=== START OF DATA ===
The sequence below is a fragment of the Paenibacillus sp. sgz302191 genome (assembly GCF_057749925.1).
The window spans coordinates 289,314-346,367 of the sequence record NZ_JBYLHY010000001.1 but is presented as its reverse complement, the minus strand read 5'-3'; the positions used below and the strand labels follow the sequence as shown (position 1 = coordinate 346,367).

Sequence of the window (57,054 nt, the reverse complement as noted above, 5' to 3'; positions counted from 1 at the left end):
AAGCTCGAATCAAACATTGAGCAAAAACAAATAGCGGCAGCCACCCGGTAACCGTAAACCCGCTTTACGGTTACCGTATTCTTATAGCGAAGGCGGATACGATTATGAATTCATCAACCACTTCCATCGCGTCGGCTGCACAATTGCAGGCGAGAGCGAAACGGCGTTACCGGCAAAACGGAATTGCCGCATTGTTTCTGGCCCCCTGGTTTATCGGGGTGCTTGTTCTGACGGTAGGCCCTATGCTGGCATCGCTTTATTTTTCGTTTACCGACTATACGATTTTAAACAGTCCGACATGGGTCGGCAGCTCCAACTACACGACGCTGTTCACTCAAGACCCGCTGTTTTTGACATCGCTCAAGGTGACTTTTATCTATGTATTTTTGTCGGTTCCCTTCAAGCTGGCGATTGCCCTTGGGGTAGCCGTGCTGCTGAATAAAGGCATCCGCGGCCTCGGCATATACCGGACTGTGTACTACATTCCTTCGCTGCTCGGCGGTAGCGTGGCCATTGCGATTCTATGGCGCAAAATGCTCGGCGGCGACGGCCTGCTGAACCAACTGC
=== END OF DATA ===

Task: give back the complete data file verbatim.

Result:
The sequence below is a fragment of the Paenibacillus sp. sgz302191 genome (assembly GCF_057749925.1).
The window spans coordinates 289,314-346,367 of the sequence record NZ_JBYLHY010000001.1 but is presented as its reverse complement, the minus strand read 5'-3'; the positions used below and the strand labels follow the sequence as shown (position 1 = coordinate 346,367).

Sequence of the window (57,054 nt, the reverse complement as noted above, 5' to 3'; positions counted from 1 at the left end):
AAGCTCGAATCAAACATTGAGCAAAAACAAATAGCGGCAGCCACCCGGTAACCGTAAACCCGCTTTACGGTTACCGTATTCTTATAGCGAAGGCGGATACGATTATGAATTCATCAACCACTTCCATCGCGTCGGCTGCACAATTGCAGGCGAGAGCGAAACGGCGTTACCGGCAAAACGGAATTGCCGCATTGTTTCTGGCCCCCTGGTTTATCGGGGTGCTTGTTCTGACGGTAGGCCCTATGCTGGCATCGCTTTATTTTTCGTTTACCGACTATACGATTTTAAACAGTCCGACATGGGTCGGCAGCTCCAACTACACGACGCTGTTCACTCAAGACCCGCTGTTTTTGACATCGCTCAAGGTGACTTTTATCTATGTATTTTTGTCGGTTCCCTTCAAGCTGGCGATTGCCCTTGGGGTAGCCGTGCTGCTGAATAAAGGCATCCGCGGCCTCGGCATATACCGGACTGTGTACTACATTCCTTCGCTGCTCGGCGGTAGCGTGGCCATTGCGATTCTATGGCGCAAAATGCTCGGCGGCGACGGCCTGCTGAACCAACTGC